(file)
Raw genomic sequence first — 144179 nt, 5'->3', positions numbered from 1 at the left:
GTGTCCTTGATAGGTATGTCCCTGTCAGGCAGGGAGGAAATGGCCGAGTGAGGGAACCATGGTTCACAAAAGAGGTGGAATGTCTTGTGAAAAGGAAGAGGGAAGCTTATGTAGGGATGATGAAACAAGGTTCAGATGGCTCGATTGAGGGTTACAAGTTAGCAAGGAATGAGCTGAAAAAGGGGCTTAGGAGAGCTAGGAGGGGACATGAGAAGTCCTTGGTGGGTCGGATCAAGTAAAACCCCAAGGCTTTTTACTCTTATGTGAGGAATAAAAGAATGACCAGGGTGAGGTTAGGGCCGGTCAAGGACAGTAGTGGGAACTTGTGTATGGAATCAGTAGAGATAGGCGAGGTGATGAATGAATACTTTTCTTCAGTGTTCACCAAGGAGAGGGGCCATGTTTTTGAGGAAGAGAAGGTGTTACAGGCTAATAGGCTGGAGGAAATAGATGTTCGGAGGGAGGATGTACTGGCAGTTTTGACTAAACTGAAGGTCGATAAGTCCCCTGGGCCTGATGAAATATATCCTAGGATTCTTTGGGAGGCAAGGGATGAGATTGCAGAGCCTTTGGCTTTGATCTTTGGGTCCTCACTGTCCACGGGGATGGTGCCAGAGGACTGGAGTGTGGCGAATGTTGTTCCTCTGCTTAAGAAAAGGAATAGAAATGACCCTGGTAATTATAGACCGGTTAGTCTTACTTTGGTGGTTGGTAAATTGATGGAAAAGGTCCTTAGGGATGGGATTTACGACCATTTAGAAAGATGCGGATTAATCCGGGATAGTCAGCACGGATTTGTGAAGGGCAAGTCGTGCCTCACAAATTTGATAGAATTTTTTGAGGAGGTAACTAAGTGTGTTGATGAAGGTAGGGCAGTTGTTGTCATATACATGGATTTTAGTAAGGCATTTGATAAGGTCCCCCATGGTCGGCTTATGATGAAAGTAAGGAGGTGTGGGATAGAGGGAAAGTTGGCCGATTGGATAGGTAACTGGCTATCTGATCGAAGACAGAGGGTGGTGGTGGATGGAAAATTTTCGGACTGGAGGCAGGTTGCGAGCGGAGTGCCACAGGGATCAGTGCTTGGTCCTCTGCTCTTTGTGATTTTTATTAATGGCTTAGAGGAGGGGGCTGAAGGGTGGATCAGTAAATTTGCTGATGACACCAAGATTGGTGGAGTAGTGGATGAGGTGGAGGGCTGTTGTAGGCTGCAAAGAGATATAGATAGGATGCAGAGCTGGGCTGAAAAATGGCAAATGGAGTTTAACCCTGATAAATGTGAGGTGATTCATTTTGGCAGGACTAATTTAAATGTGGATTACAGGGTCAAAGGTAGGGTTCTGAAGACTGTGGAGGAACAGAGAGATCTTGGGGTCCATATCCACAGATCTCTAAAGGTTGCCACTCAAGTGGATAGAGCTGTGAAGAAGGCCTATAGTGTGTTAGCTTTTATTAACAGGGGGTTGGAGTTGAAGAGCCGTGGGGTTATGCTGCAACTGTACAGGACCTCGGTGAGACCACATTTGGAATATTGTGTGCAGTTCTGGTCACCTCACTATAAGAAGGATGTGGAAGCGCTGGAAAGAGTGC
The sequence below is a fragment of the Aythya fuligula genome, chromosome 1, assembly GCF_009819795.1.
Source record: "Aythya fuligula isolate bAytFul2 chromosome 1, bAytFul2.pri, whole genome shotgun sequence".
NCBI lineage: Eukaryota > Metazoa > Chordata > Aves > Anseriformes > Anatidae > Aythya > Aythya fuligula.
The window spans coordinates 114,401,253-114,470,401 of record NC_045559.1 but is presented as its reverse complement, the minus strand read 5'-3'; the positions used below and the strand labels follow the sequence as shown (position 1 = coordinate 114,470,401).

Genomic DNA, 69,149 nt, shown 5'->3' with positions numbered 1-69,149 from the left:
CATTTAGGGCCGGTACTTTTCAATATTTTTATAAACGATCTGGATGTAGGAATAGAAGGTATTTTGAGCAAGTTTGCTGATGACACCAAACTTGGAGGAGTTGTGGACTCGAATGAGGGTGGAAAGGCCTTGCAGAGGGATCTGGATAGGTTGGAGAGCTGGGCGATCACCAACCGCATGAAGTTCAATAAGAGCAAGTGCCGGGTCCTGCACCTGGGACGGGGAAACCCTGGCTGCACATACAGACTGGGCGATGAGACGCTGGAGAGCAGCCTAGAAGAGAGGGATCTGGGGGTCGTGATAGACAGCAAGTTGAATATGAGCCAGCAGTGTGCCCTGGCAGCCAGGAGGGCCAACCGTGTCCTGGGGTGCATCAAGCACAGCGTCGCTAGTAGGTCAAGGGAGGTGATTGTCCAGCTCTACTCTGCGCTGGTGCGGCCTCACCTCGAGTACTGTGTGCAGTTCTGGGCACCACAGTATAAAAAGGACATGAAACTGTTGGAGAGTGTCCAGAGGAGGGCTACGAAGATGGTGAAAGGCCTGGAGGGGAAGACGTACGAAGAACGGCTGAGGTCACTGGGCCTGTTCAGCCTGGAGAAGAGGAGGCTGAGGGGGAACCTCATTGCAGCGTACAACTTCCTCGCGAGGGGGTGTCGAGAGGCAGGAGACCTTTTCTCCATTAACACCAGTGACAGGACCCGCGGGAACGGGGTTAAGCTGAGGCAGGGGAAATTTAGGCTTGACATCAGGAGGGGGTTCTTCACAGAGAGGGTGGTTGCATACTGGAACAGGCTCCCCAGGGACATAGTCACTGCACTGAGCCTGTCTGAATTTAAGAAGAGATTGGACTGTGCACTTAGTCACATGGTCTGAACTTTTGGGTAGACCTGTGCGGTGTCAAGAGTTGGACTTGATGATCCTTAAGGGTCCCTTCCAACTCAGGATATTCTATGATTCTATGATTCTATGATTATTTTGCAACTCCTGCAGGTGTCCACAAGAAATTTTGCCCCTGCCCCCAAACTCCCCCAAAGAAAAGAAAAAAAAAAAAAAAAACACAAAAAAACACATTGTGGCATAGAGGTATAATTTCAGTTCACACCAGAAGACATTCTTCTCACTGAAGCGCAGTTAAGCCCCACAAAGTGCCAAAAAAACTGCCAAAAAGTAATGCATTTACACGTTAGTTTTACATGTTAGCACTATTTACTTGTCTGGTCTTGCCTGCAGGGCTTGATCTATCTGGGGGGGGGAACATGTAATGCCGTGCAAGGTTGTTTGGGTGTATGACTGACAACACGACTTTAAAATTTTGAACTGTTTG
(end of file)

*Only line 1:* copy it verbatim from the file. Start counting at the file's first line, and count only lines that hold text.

Raw genomic sequence first — 144179 nt, 5'->3', positions numbered from 1 at the left: